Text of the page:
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Fall risk and gait in Parkinson's disease: The role of the LRRK2 G2019S mutation.
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Mov Disord 2013 Oct;
Authors: Anat Mirelman, Talia Heman, Kira Yasinovsky, Avner Thaler, Tanya Gurevich, Karen Marder, Susan Bressman, Anat Bar-Shira, Avi Orr-Urtreger, Nir Giladi, Jeffrey M Hausdorff,
Movement Disorders Unit, Department of Neurology, Tel-Aviv Sourasky Medical Center, Tel-Aviv, Israel; School of Health-Related Professions, Ben Gurion University, Beer Sheba, Israel.
Patients with Parkinson's disease (PD) who carry the G2019S mutation (a glycine to serine substitution at amino acid 2019) in the leucine-rich repeat kinase 2 (LRRK2) gene are generally believed to be clinically indistinguishable from patients with sporadic PD. There are, however, conflicting reports on the relationship between the mutation and the motor phenotype. We quantitatively compared gait and mobility in patients with PD carriers of the G2019S mutation to non-carrier patients with PD to better understand the genotype-phenotype relationship. Fifty patients with PD carriers of the G2019S LRRK2 mutation and 50 age, disease duration, and disease severity matched PD non-carriers were studied. An accelerometer quantified gait under three walking conditions: usual-walking, dual-tasking, and fast-walking. The Unified Parkinson's Disease Rating Scale classified patients into PD sub-types and the Timed Up and Go quantified mobility and fall risk. In all three walking conditions, gait variability was larger and the walking pattern was less consistent among the PD mutation carriers (P?0.016). The PD carriers also took longer to complete the Timed Up and Go (P?=?0.011) and were more likely to report having fallen in the previous year (P?=?0.018). 64% of the PD carriers were classified as belonging to the postural-instability-gait-difficulty (PIGD) sub-type compared to only 17% of the PD non-carriers (P?0.0001). Among patients with PD, the G2019S mutation in the LRRK2 gene is apparently associated with increased gait variability, an increased fall risk, and the PIGD sub-type. Therapeutic approach specifically designed to delay gait disturbances and falls may be justified in patients who carry the G2019S mutation. © 2013 Movement Disorder Society.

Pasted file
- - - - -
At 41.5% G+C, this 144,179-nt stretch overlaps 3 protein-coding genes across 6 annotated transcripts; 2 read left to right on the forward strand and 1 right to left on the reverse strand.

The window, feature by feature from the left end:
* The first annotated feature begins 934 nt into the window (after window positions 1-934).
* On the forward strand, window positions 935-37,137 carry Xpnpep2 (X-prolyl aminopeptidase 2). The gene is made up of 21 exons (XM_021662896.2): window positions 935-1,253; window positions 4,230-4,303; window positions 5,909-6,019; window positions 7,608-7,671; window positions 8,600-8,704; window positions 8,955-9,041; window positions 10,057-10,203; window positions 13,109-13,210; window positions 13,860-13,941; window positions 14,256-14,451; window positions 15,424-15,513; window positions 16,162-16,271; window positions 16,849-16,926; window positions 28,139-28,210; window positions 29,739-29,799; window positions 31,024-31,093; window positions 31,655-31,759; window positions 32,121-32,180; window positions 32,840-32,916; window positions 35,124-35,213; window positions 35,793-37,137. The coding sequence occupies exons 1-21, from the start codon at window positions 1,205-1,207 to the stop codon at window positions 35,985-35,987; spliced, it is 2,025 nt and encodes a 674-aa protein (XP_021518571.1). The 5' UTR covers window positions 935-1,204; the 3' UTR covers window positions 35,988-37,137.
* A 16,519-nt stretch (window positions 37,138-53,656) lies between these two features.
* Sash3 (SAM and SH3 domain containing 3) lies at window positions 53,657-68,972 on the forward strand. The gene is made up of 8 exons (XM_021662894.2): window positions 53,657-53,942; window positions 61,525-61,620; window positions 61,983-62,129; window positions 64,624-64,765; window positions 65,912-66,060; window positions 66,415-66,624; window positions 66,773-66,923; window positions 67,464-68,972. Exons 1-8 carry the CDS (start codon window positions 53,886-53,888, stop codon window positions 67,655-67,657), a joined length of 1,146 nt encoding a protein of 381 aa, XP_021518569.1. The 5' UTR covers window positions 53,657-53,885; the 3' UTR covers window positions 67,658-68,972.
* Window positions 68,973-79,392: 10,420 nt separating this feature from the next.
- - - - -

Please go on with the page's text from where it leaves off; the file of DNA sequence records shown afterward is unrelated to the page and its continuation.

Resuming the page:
PMID: 24123150 [PubMed - as supplied by publisher]